Bullying Statistics on the Rise

Bullying Statistics on the Rise

Unfortunately, bullying is on the rise. Statistics show that 1 in 4 school age children are bullied on a regular basis.
"It's easy to go through life and think you know what bullying is, but can you take it a step further and make the definition not become reality."
Unfortunately, bullying is on the rise.  Statistics show that 1 in 4 school age children are bullied on a regular basis. As a parent, how can you know if your child is being harmed socially, verbally, or physically?

WFFT's Brooke Welch talks with a Carroll High School student that's trying to raise awareness of this issue.

There are many different ways a person can be bullies, verbally, online, socially, and physically.

Carroll High School Junior Patrick T'Kindt created an anti-bullying public service announcement that tries to define bullying, a term that can have a lot of different meanings.

"It's easy to go through life and think you know what bullying is, but can you take it a step further and make the definition not become reality."

T'Kindt explains why he created this public service announcement.

"Asking people the definition of bullying, I'd get a wide variety of answers and that's exactly what I wanted because I wanted to show people that you can't put bullying to one definition."

T'Kindt says his PSA is helping to raise awareness of bullying among students.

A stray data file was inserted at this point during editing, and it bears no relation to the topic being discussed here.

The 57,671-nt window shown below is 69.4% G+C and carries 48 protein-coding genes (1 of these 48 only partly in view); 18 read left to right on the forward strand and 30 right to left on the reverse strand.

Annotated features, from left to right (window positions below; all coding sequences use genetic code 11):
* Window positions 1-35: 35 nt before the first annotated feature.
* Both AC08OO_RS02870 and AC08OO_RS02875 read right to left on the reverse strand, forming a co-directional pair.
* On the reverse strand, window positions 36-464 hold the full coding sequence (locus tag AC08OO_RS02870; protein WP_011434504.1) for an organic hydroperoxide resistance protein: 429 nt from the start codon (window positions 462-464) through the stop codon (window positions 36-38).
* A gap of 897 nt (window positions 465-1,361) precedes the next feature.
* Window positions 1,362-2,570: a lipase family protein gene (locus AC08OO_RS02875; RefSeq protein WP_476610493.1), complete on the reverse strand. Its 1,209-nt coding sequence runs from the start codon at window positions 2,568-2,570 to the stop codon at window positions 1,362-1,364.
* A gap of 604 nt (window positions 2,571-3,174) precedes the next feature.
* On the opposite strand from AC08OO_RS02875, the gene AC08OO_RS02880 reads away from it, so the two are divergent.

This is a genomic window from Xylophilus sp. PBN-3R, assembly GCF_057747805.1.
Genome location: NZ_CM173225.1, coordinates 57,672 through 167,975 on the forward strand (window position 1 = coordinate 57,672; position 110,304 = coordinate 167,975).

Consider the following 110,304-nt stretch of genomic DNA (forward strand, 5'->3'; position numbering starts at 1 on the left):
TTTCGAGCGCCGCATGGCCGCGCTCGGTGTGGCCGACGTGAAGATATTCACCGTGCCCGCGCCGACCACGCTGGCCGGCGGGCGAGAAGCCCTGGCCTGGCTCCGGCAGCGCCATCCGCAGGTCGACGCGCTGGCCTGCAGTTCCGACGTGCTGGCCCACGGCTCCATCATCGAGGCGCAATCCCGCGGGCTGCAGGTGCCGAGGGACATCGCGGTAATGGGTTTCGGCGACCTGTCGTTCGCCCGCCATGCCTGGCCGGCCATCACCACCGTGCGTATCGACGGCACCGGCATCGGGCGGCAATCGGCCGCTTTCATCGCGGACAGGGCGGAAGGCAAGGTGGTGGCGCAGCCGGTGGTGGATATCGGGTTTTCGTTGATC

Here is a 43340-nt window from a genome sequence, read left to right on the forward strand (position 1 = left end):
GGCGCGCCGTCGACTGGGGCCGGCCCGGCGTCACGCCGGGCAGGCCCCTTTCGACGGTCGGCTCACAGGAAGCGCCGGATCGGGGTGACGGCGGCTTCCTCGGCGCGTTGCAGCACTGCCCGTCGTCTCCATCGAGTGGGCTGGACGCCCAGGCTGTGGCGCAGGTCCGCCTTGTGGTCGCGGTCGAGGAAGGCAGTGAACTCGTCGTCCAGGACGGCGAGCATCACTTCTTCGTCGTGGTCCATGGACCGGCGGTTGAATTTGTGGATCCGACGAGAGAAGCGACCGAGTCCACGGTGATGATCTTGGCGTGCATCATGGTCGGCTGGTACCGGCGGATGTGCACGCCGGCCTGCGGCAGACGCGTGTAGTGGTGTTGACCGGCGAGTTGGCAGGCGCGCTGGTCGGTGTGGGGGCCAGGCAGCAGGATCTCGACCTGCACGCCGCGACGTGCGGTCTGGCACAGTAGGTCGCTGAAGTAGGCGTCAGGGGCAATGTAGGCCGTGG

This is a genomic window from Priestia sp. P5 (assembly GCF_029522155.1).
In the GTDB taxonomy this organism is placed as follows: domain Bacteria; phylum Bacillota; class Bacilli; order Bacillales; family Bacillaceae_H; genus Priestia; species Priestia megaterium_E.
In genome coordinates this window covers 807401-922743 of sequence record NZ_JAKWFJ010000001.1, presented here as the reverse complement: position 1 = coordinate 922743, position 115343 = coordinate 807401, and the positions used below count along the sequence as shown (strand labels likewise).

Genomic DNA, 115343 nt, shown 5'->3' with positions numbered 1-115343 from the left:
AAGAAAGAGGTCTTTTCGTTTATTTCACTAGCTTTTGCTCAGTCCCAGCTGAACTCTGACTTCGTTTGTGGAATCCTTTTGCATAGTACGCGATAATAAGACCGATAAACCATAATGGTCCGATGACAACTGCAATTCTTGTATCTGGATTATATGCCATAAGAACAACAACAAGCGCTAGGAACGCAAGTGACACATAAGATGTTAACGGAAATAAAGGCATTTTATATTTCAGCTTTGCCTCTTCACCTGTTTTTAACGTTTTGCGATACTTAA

"They do homeroom presentations.  They talk about it more.  I think my video kind of adds to that as well and kind of raises awareness.  Hey, a kid of Carroll is making a video, that's kind of cool.  I shouldn't bully."

For parents not aware of the problem, here are some bullying statistics:
15% of students report they don't show up at school for fear of being bullied.
1 in 10 students will drop out of school or change schools due to bullying.
4th through 8th grade are the years a student is most likely to be bullied.

Carroll High School Principal Sam Diprimio says they work hard to spread an anti-bullying message.

"That we treat people right.  We treat everybody with human decency and we get the message out there.  That in life, you may not always agree.  People are going to be different and that's okay but you treat them with decency."

Being kind to others is the defining point of T'Kindt's video.

"The definition of bullying may be different from person to person but in the end, bullying is bullying.  Kindness is kindness.  Bravery is bravery."

T'Kindt's PSA that you saw pieces from has actually won him a trip to Los Angeles to the Teen Video Awards where he's been nominated for a national award as part of the Great American No Bully Challenge.
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